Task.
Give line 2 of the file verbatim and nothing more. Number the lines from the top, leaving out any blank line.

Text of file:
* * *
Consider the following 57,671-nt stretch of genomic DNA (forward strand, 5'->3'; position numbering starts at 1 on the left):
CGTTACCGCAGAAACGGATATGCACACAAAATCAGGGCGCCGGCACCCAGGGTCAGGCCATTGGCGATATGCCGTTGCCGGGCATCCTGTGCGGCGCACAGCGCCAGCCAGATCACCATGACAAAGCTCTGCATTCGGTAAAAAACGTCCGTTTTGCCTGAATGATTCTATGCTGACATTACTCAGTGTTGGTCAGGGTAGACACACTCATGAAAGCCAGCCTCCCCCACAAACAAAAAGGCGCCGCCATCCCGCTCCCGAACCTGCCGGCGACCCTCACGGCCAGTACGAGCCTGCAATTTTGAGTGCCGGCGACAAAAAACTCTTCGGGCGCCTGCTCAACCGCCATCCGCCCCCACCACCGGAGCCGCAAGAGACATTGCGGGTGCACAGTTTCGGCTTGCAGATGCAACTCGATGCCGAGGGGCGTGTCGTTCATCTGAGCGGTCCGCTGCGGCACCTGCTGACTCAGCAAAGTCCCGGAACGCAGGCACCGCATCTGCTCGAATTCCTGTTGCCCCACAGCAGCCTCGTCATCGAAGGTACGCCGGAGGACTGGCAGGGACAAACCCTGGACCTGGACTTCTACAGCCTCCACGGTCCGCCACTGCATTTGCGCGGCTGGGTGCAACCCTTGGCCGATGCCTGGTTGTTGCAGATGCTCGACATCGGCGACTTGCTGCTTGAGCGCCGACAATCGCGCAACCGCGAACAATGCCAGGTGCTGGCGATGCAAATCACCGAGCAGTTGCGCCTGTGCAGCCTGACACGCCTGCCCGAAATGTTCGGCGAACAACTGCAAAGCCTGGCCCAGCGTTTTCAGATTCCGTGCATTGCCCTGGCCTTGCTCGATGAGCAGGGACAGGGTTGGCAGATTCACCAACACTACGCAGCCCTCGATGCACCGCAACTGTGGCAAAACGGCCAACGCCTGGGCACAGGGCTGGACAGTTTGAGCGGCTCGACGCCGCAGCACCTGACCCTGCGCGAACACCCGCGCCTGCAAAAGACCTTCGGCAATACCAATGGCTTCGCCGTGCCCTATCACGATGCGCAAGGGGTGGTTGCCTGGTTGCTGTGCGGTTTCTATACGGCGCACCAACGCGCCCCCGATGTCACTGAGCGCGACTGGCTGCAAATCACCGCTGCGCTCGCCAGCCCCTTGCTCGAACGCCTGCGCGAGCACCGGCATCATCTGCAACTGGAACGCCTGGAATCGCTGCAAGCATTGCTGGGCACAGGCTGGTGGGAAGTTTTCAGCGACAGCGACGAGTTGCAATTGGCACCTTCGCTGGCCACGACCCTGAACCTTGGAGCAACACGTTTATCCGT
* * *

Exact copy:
CGTTACCGCAGAAACGGATATGCACACAAAATCAGGGCGCCGGCACCCAGGGTCAGGCCATTGGCGATATGCCGTTGCCGGGCATCCTGTGCGGCGCACAGCGCCAGCCAGATCACCATGACAAAGCTCTGCATTCGGTAAAAAACGTCCGTTTTGCCTGAATGATTCTATGCTGACATTACTCAGTGTTGGTCAGGGTAGACACACTCATGAAAGCCAGCCTCCCCCACAAACAAAAAGGCGCCGCCATCCCGCTCCCGAACCTGCCGGCGACCCTCACGGCCAGTACGAGCCTGCAATTTTGAGTGCCGGCGACAAAAAACTCTTCGGGCGCCTGCTCAACCGCCATCCGCCCCCACCACCGGAGCCGCAAGAGACATTGCGGGTGCACAGTTTCGGCTTGCAGATGCAACTCGATGCCGAGGGGCGTGTCGTTCATCTGAGCGGTCCGCTGCGGCACCTGCTGACTCAGCAAAGTCCCGGAACGCAGGCACCGCATCTGCTCGAATTCCTGTTGCCCCACAGCAGCCTCGTCATCGAAGGTACGCCGGAGGACTGGCAGGGACAAACCCTGGACCTGGACTTCTACAGCCTCCACGGTCCGCCACTGCATTTGCGCGGCTGGGTGCAACCCTTGGCCGATGCCTGGTTGTTGCAGATGCTCGACATCGGCGACTTGCTGCTTGAGCGCCGACAATCGCGCAACCGCGAACAATGCCAGGTGCTGGCGATGCAAATCACCGAGCAGTTGCGCCTGTGCAGCCTGACACGCCTGCCCGAAATGTTCGGCGAACAACTGCAAAGCCTGGCCCAGCGTTTTCAGATTCCGTGCATTGCCCTGGCCTTGCTCGATGAGCAGGGACAGGGTTGGCAGATTCACCAACACTACGCAGCCCTCGATGCACCGCAACTGTGGCAAAACGGCCAACGCCTGGGCACAGGGCTGGACAGTTTGAGCGGCTCGACGCCGCAGCACCTGACCCTGCGCGAACACCCGCGCCTGCAAAAGACCTTCGGCAATACCAATGGCTTCGCCGTGCCCTATCACGATGCGCAAGGGGTGGTTGCCTGGTTGCTGTGCGGTTTCTATACGGCGCACCAACGCGCCCCCGATGTCACTGAGCGCGACTGGCTGCAAATCACCGCTGCGCTCGCCAGCCCCTTGCTCGAACGCCTGCGCGAGCACCGGCATCATCTGCAACTGGAACGCCTGGAATCGCTGCAAGCATTGCTGGGCACAGGCTGGTGGGAAGTTTTCAGCGACAGCGACGAGTTGCAATTGGCACCTTCGCTGGCCACGACCCTGAACCTTGGAGCAACACGTTTATCCGT